Is Your Training Too Easy For Your Dog?

Training Philosophy

Is Your Training Too Easy For Your Dog?

I have often heard a saying along the lines of “My dog is too smart for basic training. He gets bored.” or maybe “He is through with this exercise. He isn’t interested in performing it again”
It is an interesting idea, that the level of challenge translates into our dog’s enthusiasm for training (and once again, the implied level of pride in doing a difficult task is a very human trait).
However I do not believe that this is the case.

If you have a dog who begs at the dinner table, you will know that the simplicity of the begging behavior doesn’t deter him from begging. One could say: He should get bored, he just sits there staring at us every night. Why does he not stop it? The reason why your dog keeps on doing it regardless of the plainness of the task is the outcome.

Dogs have a very limited understanding of the difficulty that a behavior presents (and even if they did, they would likely not care). They do not have an abstract concept of which behaviors many dogs can perform (sit, down, heel) and therefore are basic, and which behaviors only very few dogs can perform (like a walking handstand) and therefore are rare and difficult. To them, they can either do it and will be successful in doing it, or they cannot do it and will fail.

Our dogs are not interested in or even aware of how hard the behavior on hand may or may not be. They are interested in performing it on their own account (choice instead of coercion), and they are interested in the outcome (the higher value, the better).

From your dog’s point of view, he will be thrilled to engage in a behavior as long as he gets something out of it (remember: they are experience junkies). If he is successful in earning resources, he will perform the behavior again.
(Of course, your dog decides whether or not a reward is actually a reward to him: food might not be a reward to a dog whose stomach is overly full, and a tug toy might not be a reward for a dog who has not learned to enjoy playing.)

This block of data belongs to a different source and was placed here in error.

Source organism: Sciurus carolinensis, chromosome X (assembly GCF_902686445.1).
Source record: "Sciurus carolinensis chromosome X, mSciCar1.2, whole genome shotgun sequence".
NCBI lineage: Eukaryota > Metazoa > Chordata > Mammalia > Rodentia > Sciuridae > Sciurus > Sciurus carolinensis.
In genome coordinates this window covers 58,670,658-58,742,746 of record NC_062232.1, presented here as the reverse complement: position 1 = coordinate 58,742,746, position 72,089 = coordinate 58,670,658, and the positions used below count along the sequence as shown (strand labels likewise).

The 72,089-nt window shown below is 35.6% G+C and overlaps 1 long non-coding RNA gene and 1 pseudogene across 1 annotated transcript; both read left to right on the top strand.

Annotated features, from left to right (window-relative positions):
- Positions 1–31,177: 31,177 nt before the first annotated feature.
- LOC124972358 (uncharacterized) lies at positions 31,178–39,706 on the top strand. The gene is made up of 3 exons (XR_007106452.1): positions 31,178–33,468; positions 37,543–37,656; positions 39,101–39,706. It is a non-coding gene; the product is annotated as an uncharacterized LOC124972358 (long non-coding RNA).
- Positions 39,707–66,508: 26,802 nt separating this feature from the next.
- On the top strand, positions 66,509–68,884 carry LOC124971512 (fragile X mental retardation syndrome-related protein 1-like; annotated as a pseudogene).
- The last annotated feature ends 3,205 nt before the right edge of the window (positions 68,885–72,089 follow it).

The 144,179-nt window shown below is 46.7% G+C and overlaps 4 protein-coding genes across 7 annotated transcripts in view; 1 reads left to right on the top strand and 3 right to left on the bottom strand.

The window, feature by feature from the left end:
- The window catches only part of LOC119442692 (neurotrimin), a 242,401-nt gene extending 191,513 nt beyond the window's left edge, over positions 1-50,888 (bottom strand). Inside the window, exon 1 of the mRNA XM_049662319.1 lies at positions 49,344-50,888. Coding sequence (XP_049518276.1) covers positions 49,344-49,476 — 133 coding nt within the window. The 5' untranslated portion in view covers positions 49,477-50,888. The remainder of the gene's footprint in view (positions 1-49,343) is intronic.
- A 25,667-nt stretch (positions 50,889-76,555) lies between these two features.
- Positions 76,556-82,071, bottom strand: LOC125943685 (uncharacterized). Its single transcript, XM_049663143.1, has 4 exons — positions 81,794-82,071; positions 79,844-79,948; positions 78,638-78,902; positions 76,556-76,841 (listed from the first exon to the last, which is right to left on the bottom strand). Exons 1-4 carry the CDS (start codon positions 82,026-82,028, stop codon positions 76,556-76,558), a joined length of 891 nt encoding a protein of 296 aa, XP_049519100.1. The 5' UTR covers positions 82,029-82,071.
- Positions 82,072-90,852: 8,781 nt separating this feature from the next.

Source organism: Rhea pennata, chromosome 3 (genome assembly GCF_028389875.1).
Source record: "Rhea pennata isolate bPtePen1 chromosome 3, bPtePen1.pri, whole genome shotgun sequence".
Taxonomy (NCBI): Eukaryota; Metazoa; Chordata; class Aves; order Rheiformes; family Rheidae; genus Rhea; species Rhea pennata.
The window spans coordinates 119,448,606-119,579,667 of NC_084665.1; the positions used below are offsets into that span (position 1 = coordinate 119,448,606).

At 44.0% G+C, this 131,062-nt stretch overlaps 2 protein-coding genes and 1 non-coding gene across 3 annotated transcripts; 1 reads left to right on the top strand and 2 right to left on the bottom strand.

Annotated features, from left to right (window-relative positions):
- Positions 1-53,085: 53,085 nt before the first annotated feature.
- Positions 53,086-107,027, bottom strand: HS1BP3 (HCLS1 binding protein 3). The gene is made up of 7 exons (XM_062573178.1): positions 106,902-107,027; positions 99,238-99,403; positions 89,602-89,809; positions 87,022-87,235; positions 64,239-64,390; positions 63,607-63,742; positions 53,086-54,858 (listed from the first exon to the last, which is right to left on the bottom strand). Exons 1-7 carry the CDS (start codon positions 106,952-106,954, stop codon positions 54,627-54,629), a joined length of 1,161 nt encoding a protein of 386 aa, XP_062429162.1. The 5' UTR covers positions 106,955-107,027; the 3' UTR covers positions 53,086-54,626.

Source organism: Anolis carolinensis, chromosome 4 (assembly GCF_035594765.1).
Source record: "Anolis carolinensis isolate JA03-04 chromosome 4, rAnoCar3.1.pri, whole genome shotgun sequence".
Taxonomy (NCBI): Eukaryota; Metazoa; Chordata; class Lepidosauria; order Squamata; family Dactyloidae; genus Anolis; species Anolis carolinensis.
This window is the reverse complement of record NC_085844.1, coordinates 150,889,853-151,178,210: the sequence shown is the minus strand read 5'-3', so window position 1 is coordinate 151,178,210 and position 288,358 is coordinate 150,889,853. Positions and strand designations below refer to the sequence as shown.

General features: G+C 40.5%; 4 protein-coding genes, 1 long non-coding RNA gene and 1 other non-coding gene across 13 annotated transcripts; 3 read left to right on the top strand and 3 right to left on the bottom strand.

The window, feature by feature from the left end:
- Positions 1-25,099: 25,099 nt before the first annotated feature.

All learning has an evolutionary root: If our dogs’ ancestors did something that resulted in them gaining access to food, they would learn to do it again (and the ones who did not learn, would perish and not be able to pass on their genes). Imagine an animal refusing to pursue a behavior that is known to yield resources, because that behavior was too simple and “boring”. These dogs would not have been part of the natural selection process, instead they would have been bypassed by others who did pursue the behaviors that paid off, no matter how complicated it is.

Boredom is a lack of stimulation – the stimulation in training your dog however has to come through the choices you present to your dog, your rewards and your responses, not through the challenge of the behavior.

Here is a short video of a training session with my dog Kix. Kix knows many behaviors and tricks. This is a session of doing nothing else than her sitting, staying, and getting rewarded.

Watch to see if she seems bored:

Through varying my rewards, presenting her with choices of what to do (instead of, eg, just applying pressure on her behind to sit), making her reinforcements dynamic and fun, we had a session that was not boring at all, even though it evolved around arguably the most basic of behaviors.

Don’t worry about how hard your challenges are – instead work on making them as fun as possible!

Happy training.

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